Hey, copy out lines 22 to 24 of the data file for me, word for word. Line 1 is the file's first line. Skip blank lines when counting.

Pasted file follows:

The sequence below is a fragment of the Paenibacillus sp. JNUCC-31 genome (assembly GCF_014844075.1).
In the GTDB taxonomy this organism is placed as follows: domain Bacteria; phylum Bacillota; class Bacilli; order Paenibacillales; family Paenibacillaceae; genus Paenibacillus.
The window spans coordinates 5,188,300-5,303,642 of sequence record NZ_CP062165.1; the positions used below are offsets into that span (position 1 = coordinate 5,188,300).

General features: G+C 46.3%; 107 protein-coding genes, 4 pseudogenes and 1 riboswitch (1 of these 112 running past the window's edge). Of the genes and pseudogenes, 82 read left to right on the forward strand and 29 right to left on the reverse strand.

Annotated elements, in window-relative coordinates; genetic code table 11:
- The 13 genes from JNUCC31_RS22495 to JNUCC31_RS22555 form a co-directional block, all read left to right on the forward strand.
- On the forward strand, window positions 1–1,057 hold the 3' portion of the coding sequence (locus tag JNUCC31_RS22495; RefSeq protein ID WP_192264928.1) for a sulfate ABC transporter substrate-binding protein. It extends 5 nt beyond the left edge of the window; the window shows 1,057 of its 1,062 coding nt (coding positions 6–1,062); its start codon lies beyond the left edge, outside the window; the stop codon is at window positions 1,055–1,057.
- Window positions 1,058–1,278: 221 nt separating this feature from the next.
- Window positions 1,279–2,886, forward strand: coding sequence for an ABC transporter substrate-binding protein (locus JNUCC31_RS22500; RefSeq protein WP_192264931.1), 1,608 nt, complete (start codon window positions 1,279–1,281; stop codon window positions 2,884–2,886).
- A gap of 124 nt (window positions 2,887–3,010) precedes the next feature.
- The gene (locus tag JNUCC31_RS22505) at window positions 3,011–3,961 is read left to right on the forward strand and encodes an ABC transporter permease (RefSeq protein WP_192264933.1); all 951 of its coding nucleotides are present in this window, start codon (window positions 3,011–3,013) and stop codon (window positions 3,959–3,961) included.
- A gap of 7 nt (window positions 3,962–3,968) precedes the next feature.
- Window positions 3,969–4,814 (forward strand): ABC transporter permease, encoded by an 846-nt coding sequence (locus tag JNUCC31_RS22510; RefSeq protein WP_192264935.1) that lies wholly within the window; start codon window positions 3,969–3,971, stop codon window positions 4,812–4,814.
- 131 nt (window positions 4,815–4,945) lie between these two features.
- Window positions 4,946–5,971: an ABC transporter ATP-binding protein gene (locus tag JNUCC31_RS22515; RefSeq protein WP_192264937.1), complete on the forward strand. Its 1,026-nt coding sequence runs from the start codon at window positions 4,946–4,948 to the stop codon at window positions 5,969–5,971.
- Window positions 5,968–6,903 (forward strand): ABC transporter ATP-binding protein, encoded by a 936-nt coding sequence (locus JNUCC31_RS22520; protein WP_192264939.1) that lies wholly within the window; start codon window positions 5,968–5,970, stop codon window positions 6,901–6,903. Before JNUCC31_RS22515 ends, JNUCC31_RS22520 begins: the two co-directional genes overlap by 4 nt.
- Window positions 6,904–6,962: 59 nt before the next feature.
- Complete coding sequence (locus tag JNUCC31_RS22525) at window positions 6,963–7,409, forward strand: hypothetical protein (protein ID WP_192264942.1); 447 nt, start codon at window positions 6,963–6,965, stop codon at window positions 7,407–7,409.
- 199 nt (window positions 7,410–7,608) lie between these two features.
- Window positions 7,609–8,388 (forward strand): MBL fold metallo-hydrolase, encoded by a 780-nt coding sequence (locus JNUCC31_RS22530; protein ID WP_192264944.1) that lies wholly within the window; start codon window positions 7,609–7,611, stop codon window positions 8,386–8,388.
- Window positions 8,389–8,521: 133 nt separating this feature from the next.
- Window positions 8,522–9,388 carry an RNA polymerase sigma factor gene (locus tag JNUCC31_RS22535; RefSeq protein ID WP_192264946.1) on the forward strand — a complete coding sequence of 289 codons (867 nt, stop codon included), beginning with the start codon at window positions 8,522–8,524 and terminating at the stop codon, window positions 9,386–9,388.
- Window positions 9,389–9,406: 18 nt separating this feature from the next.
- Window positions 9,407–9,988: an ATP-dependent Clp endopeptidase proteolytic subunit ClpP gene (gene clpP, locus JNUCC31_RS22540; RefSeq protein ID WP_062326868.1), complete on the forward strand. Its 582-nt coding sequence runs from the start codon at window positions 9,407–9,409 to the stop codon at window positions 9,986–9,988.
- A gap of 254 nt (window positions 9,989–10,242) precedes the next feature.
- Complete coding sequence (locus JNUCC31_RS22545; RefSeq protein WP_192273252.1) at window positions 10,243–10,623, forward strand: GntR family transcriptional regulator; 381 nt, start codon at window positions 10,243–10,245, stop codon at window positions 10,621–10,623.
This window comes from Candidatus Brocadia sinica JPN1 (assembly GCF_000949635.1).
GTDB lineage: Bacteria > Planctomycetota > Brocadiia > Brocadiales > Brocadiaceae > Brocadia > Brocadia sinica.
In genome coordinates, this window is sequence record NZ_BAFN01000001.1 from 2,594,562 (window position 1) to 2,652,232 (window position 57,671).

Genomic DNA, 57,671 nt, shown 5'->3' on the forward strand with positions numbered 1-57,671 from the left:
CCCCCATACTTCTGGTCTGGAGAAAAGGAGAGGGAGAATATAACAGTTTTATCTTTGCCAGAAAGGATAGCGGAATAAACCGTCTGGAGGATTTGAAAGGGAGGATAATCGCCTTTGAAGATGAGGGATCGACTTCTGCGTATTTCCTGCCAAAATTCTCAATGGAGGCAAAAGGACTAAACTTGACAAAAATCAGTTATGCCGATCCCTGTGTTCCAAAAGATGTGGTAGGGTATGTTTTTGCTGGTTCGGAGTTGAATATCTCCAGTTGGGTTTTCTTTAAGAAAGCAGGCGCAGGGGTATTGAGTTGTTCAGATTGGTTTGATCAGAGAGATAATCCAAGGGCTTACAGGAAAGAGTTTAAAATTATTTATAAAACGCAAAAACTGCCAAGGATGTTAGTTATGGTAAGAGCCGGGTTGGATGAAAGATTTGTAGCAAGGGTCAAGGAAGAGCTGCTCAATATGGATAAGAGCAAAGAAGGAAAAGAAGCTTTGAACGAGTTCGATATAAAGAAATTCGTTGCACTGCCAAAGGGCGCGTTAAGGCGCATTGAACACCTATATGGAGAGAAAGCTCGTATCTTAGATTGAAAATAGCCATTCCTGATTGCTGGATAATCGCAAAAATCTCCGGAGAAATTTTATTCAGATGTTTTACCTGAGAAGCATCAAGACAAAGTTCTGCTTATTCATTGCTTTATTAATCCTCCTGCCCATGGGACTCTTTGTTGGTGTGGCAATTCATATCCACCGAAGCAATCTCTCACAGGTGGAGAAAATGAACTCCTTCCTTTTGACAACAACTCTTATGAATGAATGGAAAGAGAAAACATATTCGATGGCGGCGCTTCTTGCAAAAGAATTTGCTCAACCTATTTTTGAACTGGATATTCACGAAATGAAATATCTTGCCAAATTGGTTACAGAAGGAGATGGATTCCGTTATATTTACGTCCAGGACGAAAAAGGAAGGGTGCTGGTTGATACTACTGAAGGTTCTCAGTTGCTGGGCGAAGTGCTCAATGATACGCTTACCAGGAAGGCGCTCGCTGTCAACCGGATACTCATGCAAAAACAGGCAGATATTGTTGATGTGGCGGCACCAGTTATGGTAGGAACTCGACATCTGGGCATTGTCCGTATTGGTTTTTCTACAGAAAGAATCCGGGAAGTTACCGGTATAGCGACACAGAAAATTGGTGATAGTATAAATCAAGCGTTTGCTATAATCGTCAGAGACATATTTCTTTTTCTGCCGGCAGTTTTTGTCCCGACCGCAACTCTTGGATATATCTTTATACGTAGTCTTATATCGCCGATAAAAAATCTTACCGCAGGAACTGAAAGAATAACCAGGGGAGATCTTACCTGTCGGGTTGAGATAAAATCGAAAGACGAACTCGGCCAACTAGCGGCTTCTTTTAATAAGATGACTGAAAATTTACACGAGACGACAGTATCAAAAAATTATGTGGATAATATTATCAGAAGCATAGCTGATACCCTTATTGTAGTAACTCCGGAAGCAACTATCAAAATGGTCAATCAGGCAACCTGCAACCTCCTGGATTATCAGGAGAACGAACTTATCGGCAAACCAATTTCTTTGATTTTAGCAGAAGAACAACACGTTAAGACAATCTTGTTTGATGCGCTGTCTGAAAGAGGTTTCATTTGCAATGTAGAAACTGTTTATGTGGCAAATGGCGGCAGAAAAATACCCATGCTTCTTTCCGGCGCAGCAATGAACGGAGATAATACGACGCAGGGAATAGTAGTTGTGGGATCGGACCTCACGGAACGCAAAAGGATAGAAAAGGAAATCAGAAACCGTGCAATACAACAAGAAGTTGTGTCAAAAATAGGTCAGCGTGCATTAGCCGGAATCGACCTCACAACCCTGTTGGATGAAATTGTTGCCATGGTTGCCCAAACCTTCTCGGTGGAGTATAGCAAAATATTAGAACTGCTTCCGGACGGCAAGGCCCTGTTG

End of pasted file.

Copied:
- Window positions 8,522–9,388 carry an RNA polymerase sigma factor gene (locus tag JNUCC31_RS22535; RefSeq protein ID WP_192264946.1) on the forward strand — a complete coding sequence of 289 codons (867 nt, stop codon included), beginning with the start codon at window positions 8,522–8,524 and terminating at the stop codon, window positions 9,386–9,388.
- Window positions 9,389–9,406: 18 nt separating this feature from the next.
- Window positions 9,407–9,988: an ATP-dependent Clp endopeptidase proteolytic subunit ClpP gene (gene clpP, locus JNUCC31_RS22540; RefSeq protein ID WP_062326868.1), complete on the forward strand. Its 582-nt coding sequence runs from the start codon at window positions 9,407–9,409 to the stop codon at window positions 9,986–9,988.